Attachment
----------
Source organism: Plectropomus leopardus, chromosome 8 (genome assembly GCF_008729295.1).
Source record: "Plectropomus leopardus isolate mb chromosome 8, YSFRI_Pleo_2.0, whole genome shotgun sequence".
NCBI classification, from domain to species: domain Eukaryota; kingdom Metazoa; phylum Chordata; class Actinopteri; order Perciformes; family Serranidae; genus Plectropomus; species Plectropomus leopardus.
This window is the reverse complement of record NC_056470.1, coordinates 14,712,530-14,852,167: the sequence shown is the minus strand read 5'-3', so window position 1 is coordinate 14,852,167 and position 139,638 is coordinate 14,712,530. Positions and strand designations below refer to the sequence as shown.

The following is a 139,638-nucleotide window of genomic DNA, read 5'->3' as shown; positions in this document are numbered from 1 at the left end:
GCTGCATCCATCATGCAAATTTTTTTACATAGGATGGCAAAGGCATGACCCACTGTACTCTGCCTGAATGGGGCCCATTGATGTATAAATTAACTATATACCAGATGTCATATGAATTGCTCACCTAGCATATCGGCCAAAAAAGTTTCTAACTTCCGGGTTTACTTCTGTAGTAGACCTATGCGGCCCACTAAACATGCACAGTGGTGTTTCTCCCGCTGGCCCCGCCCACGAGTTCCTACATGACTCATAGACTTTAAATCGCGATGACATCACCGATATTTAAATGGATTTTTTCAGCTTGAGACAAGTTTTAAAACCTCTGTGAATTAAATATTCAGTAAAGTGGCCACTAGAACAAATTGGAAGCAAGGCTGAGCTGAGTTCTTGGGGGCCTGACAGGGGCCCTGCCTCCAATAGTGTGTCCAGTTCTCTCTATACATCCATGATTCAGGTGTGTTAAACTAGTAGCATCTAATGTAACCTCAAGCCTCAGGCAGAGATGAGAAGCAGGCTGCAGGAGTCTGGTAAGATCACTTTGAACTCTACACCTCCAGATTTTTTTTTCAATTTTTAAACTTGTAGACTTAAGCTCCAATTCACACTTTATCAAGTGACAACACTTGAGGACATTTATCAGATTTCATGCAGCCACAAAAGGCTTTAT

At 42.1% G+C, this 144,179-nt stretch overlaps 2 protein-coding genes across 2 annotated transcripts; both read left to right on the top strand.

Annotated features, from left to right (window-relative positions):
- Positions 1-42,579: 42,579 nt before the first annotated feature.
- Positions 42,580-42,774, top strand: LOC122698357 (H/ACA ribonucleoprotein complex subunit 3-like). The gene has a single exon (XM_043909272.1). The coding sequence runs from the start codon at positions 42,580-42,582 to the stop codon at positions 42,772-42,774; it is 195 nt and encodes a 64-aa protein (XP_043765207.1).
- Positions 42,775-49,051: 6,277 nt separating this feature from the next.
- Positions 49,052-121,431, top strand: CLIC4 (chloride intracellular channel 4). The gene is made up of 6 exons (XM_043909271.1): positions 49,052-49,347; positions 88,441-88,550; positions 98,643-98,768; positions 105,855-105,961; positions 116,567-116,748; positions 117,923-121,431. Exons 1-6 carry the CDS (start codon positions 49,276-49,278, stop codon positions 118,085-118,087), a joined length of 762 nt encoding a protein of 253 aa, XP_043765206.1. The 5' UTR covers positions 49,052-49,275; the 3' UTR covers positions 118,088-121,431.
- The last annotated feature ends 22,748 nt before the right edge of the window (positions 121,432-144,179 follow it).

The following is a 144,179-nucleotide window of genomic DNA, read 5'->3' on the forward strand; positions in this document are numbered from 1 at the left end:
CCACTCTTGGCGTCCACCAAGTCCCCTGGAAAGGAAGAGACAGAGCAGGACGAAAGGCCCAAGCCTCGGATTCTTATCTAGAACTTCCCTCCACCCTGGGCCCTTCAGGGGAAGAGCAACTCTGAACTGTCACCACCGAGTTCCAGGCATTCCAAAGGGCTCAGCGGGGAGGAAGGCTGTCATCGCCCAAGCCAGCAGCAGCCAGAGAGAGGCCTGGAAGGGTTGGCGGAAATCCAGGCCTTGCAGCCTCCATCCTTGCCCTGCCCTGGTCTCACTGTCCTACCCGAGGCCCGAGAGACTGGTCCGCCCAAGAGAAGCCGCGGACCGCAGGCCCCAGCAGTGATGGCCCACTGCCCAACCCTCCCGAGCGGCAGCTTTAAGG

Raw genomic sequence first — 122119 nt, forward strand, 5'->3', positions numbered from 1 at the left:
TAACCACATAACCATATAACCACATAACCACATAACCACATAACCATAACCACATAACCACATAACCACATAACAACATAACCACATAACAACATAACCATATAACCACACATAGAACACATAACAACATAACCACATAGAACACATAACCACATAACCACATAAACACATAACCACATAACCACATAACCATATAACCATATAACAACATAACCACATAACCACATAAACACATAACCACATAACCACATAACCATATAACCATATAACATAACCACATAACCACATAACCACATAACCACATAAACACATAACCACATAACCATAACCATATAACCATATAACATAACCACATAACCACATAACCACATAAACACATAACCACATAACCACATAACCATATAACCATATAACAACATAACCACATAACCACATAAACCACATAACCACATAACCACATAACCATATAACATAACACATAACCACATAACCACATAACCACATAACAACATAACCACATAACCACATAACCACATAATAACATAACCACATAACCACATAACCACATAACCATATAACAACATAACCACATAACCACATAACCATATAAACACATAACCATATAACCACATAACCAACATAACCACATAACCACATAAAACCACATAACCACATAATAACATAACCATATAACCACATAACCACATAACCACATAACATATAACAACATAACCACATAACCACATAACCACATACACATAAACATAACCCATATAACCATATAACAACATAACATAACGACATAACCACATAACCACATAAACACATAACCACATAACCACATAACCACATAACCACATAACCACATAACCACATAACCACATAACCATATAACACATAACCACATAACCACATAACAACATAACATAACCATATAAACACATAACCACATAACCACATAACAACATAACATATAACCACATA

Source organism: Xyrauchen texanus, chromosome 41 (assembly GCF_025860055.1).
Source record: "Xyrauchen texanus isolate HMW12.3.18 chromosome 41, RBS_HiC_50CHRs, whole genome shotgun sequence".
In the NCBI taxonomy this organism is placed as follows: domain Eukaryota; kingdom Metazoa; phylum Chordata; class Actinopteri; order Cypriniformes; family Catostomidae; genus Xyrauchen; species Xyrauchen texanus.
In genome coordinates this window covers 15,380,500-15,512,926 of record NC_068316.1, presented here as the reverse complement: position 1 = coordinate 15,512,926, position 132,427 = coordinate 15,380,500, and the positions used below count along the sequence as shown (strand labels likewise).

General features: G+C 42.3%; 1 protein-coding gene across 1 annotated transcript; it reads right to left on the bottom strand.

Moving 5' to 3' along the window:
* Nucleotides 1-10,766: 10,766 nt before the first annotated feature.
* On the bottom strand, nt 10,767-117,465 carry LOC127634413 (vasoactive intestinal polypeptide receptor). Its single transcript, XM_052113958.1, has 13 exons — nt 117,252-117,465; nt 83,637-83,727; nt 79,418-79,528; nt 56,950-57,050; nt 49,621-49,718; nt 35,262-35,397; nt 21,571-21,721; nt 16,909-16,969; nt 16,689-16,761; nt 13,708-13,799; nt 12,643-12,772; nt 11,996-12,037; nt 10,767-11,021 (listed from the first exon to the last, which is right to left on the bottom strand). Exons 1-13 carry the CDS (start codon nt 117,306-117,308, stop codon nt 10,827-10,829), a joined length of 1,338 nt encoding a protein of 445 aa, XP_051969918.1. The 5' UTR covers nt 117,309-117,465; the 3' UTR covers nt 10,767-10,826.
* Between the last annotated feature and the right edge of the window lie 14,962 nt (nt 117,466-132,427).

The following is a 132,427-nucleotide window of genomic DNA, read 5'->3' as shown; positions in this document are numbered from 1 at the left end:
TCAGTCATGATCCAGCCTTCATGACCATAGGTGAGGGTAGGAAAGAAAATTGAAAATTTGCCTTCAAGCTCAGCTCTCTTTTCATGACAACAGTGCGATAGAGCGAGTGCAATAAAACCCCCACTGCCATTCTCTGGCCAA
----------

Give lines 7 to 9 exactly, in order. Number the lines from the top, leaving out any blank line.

At 42.1% G+C, this 144,179-nt stretch overlaps 2 protein-coding genes across 2 annotated transcripts; both read left to right on the top strand.

Annotated features, from left to right (window-relative positions):
- Positions 1-42,579: 42,579 nt before the first annotated feature.